More Proof That Kids Can Change the World

Know a young person who is passionate about social justice—who is eager to make the world a better place, starting right now? 

Let that young person know about Amnesty International Canada’s Lifesavers program: a free monthly action program for kids age 9 and up that involves writing letters on behalf of an individual or group whose human rights are in jeopardy.  

Recent Lifesaver actions have offered support to


If those monthly calls to action appear to be written in a way that resonates with kids, it’s for certainly good reason.  Amnesty International Canada has a volunteer team of three young editors (they’re each ten years old) helping to craft the messages. Their job is to ensure that each Lifesaver is written in a way that will make sense to kids and inspire kids to want to take action. 

Liam Price-Savone, one of the young editors, explains: “Kids know kids. If I don’t understand something, maybe other kids won’t either. I like helping to find ways to explain what happened so that kids like me can understand….and then maybe want to do something to help too.”

Not surprisingly, the Lifesaver program has been embraced by kids from across the country, as well as their parents and teachers. It has also been used by adults in literacy programs and by students in English-as-a-second language classes, notes Marilyn McKim, the staff member responsible for the Urgent Action Network and Lifesaver Program. 

To find out more about the Lifesavers program—how your child or your class can become involved—please contact Marilyn McKim of Amnesty International Canada’s Urgent Action Office: or (416) 363-9933 extension #325.

Pinocchio Syndrome: What happens when parents lie to kids?

Veer Images: keng po leung

Veer Images: keng po leung

Children who are lied to are more likely to lie and cheat themselves. That's the word from researchers at the University of California at San Diego, who studied the effects of being lied to by an adult on a group of children, ages three through seven. They discovered that the children who were lied to by one of the researchers were more likely to lie and cheat themselves.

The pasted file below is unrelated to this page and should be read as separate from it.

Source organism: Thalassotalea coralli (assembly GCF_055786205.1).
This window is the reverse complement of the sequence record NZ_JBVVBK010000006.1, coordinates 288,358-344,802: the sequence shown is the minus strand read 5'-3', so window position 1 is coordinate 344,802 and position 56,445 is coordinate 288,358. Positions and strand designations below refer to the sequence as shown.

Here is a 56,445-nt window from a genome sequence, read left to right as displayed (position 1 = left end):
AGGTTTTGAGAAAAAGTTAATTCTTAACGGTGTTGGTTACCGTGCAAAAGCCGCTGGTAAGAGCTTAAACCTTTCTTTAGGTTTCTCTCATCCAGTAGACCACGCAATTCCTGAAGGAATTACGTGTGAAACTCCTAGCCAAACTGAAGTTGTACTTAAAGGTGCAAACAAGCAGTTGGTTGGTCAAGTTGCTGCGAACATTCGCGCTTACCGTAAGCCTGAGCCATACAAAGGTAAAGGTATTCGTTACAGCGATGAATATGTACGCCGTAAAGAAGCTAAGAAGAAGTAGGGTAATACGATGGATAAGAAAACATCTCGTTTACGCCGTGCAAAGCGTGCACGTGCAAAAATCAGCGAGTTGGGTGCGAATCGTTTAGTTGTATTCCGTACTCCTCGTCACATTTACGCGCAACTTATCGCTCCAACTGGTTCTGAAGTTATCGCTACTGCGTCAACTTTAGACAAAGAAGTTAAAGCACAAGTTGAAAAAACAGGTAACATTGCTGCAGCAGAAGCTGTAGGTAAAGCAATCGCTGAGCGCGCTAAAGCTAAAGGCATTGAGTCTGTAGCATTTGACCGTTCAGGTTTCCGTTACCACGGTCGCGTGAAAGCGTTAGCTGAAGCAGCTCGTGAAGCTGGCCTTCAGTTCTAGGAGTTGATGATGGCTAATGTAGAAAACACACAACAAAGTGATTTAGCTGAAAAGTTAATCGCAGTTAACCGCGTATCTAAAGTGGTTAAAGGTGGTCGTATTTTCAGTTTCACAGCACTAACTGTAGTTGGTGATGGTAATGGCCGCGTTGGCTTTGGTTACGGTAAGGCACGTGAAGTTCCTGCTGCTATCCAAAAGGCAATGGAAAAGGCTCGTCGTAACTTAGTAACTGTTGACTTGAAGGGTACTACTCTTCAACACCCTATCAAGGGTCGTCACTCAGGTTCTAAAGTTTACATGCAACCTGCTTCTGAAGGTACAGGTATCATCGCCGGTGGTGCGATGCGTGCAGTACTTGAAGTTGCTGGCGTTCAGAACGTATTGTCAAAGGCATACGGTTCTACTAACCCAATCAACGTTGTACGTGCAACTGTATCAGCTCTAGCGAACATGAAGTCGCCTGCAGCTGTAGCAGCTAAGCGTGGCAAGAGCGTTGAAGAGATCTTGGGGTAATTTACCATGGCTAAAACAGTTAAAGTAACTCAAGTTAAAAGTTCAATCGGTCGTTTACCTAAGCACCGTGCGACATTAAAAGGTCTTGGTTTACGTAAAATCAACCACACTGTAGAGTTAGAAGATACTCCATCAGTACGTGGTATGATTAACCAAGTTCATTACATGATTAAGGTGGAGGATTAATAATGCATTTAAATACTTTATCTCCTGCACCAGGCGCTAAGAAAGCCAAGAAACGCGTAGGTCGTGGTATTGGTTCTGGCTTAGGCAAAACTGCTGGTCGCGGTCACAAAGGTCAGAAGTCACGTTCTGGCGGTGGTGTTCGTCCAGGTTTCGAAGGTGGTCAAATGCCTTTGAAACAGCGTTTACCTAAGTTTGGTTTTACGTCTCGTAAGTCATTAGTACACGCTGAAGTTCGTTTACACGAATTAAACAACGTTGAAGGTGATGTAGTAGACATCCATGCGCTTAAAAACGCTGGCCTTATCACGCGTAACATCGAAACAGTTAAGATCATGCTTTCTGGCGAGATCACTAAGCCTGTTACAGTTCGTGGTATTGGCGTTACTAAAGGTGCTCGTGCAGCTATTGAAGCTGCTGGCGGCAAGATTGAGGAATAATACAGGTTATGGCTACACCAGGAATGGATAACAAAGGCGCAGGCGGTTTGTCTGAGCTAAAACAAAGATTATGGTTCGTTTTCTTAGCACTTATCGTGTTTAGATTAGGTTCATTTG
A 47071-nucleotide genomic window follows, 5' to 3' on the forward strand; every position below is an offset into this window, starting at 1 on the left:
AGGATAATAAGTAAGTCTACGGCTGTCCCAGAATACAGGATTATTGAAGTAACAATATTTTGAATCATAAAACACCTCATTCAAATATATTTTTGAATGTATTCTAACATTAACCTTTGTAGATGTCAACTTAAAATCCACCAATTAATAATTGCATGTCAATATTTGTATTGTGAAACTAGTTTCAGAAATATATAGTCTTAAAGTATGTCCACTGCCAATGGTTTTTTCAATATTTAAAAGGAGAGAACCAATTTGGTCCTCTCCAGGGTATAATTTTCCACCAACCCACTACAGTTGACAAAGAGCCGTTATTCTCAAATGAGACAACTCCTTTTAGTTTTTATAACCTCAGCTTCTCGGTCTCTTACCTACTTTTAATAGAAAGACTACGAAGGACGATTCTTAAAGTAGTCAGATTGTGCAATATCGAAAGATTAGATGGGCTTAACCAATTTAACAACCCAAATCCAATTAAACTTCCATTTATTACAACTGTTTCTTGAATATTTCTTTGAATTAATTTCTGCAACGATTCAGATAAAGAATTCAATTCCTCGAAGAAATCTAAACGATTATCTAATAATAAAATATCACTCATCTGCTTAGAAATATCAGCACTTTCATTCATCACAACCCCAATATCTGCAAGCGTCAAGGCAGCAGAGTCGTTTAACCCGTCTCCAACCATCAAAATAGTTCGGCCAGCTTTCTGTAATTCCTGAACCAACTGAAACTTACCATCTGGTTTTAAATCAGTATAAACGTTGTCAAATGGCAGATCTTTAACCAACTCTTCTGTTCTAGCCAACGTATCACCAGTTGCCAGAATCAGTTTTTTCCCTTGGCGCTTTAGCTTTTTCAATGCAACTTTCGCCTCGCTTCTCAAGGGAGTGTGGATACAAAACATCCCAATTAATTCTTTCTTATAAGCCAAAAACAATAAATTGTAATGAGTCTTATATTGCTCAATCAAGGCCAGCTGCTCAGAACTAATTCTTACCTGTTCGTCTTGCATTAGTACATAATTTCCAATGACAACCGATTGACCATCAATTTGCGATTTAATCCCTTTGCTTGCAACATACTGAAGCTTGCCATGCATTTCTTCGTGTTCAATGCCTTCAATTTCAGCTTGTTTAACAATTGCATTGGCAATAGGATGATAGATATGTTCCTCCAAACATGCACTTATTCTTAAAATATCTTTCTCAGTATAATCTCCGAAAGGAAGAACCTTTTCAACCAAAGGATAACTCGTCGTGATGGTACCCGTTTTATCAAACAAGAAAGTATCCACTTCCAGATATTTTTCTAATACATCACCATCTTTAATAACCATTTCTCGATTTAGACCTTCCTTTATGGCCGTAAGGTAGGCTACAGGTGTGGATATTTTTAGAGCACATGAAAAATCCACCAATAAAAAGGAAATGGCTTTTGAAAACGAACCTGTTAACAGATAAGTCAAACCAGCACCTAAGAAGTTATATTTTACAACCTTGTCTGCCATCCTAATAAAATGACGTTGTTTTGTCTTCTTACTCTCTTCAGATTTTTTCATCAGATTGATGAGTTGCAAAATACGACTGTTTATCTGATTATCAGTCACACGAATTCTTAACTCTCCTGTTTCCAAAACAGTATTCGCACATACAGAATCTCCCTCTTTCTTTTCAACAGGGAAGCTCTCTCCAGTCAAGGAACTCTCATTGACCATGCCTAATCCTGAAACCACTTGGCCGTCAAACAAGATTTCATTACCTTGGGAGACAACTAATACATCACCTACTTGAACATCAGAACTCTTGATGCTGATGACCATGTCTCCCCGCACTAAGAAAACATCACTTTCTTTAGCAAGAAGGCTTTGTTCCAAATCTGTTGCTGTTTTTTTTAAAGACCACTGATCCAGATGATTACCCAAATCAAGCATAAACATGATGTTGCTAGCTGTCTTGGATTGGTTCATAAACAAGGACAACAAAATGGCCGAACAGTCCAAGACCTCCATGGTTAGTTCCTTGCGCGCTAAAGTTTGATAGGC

Lying to kids might seem like a convenient parenting shortcut -- a seemingly harmless way to get kids to do what you want them to do quickly and efficiently, but there are actually some hidden perils. If you think about it, you'll realize that it's actually a highly manipulative behaviour that can damage your relationship with your child (you risk having your child lose trust in you) and that can mess with your child's moral compass (that all-important inner voice that helps your child to figure out for herself what's right and what's wrong). 

A better approach (and one that will serve you better over the long run) is to be honest with your child. Sure, you may have to deal with a few more outbursts over the short-run as your child learns to work through his frustration over the issues of the day, but you'll be trading short-term pain for long-term gain. You'll be building up (rather than eroding) your relationship with your child and you'll be helping your child to develop a strong moral compass. Both you and your child will be much better off as a result. And that's no lie.